- Museum number
Sketchbook quarter-bound in leather and marbled boards containing 96 numbered leaves with manuscript pagination, recording portraits painted between 1811 and 1860 (one painting retouched in 1876), with several sketches to a leaf, mainly on the recto and occasionally also on the verso; two blank leaves. c.1876-1882
Most sketches in pen and brown ink, often over graphite; one sketch in graphite
- Production date
Height: 191 millimetres
Width: 163 millimetres (covers)
- Curator's comments
- See the Register for a description of individual leaves.
The following text is from S. Lloyd and K. Sloan, 'The Intimate Portrait' (exh. SNPG & BM, 2008-9), cat. no. 146:
This sketchbook (open to folios 63v & 64r, portraits of 1835) is really a Liber Veritatis recording all the portraits Linnell painted between 1811 and 1860 and one self-portrait he retouched in 1876. There are 96 leaves, each covered with several sketchy records in pen and ink, inscribed with the name of the sitter, date, and variously with price, measurements, and other details. It was produced in 1879 with another notebook recording his landscapes and subject pictures for the benefit of his son James Thomas Linnell, with information based on his journals, cash account books and memory.
The opening here records the compositions, media and sizes of portraits made in 1835 of Keats, Mr Day, Mrs Price of Rugby, Mr and Mrs Stokes of Oakover, Derbyshire and the Reverend E. T. Daniell (BM 1932,1008.5). The prices are not recorded consistently in the later years but miniatures on ivory ranged from 20 to 30 guineas, small oils on panel or canvas from 10 to 30, life-size full lengths were 75 in 1838 and small watercolours on Bristol board were about 10 guineas.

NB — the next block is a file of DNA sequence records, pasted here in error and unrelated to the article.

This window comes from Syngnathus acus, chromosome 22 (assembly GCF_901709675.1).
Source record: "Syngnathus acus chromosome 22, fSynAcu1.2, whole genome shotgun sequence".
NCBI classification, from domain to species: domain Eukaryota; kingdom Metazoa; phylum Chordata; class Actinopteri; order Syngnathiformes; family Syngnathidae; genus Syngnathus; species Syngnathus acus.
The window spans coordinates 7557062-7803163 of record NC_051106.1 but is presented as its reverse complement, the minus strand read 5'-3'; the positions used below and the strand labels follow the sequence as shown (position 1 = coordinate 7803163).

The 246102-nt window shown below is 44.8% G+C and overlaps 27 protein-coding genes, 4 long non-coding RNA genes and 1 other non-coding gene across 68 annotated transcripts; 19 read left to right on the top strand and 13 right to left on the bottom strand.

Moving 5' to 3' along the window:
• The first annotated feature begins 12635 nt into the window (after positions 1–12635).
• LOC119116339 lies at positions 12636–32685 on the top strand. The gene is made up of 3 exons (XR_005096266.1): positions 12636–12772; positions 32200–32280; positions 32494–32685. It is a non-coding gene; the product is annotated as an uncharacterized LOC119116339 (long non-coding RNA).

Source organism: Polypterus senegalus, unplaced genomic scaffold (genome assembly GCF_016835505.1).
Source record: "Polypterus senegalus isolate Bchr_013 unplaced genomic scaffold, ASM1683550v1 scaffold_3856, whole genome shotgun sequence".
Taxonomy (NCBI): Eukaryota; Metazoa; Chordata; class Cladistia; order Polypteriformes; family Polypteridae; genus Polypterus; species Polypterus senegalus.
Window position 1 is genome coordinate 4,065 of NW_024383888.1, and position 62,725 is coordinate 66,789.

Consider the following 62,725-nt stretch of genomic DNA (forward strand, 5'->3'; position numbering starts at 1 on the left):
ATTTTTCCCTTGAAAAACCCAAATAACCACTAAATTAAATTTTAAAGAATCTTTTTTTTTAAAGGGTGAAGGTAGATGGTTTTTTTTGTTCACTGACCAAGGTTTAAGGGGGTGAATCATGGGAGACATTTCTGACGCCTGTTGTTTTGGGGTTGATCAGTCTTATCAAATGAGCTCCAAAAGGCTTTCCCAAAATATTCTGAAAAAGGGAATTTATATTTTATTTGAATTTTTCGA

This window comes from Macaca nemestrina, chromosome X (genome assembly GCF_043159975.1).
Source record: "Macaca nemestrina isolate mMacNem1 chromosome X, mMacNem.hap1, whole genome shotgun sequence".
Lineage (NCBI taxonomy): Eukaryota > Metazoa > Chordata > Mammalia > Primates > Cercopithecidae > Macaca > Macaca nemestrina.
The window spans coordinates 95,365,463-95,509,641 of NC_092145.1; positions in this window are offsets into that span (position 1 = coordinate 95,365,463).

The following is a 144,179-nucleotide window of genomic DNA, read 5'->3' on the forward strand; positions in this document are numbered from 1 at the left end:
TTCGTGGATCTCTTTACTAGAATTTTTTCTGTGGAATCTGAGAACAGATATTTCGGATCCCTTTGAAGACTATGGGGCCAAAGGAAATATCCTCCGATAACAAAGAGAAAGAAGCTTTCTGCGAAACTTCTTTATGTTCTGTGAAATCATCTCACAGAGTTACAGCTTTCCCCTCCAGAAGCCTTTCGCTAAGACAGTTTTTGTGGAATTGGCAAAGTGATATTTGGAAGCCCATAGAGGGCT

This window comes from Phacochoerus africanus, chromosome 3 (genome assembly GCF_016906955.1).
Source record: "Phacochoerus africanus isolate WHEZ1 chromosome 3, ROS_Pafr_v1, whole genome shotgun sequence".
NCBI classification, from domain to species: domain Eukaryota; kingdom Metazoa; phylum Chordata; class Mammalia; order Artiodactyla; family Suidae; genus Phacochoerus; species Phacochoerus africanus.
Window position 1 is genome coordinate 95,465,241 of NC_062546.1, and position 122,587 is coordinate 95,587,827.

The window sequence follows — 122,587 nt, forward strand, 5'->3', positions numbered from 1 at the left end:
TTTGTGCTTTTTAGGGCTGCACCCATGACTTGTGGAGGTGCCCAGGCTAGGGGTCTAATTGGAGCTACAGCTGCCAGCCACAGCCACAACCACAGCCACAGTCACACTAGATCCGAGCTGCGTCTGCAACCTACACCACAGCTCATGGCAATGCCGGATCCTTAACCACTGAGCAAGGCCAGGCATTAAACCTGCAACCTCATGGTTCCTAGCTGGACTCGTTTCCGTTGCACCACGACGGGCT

Linnell's working methods have been described (see BM 1932,1008.5); many of his preparatory sketches and watercolours and one or two finished watercolours that record favourite sitters were presented to the Museum by Mrs Riches, the grand-daughter of the artist, in 1932. They include the portrait of his early patron, the Reverend Daniell, and a less finished 1842 watercolour of his mother Mrs Daniell. Sir Robert Peel, Lady Beauchamp, the Earl of Ilchester, and Arthur Aston were also included along with a beautiful finished double portrait of 1841 of Lady Emily and Lady Mary Lambton, the daughters of Lord Grey (1932,1008.18).
Having amassed a small fortune through his hard work, Linnell stopped portrait painting in 1847, and gave the rest of his years to landscape, his first love. In 1851 he moved his family to a house he had built in Redhill in Surrey on the edge of the North Downs.
SELECTED LITERATURE: H. Mallalieu, ‘Dictionary of British Watercolour Artists up to 1920’, 1976; Colnaghi’s ‘John Linnell and his Circle’, 1973, no. 77; K. Crouan (ed.), ‘John Linnell’, Cambridge 1982, no. 100(b); D. Linnell, ‘Blake, Palmer Linnell & Co.’, 1994; C. Payne, 'John Linnell', Oxford DNB
- Not on display
- Exhibition history
1982 Oct-Dec, Cambridge, Fitzwilliam Museum, 'John Linnell', no. 100b
1983 Jan-Mar, Yale Center, 'John Linnell', no. 100b
2008/9 Oct-Jan, Edinburgh, SNPG, 'The Intimate Portrait', no. 146
2009 Mar-May, London, BM, Room 90, 'The Intimate Portrait', no. 146
- Acquisition date
- Prints and Drawings
- Registration number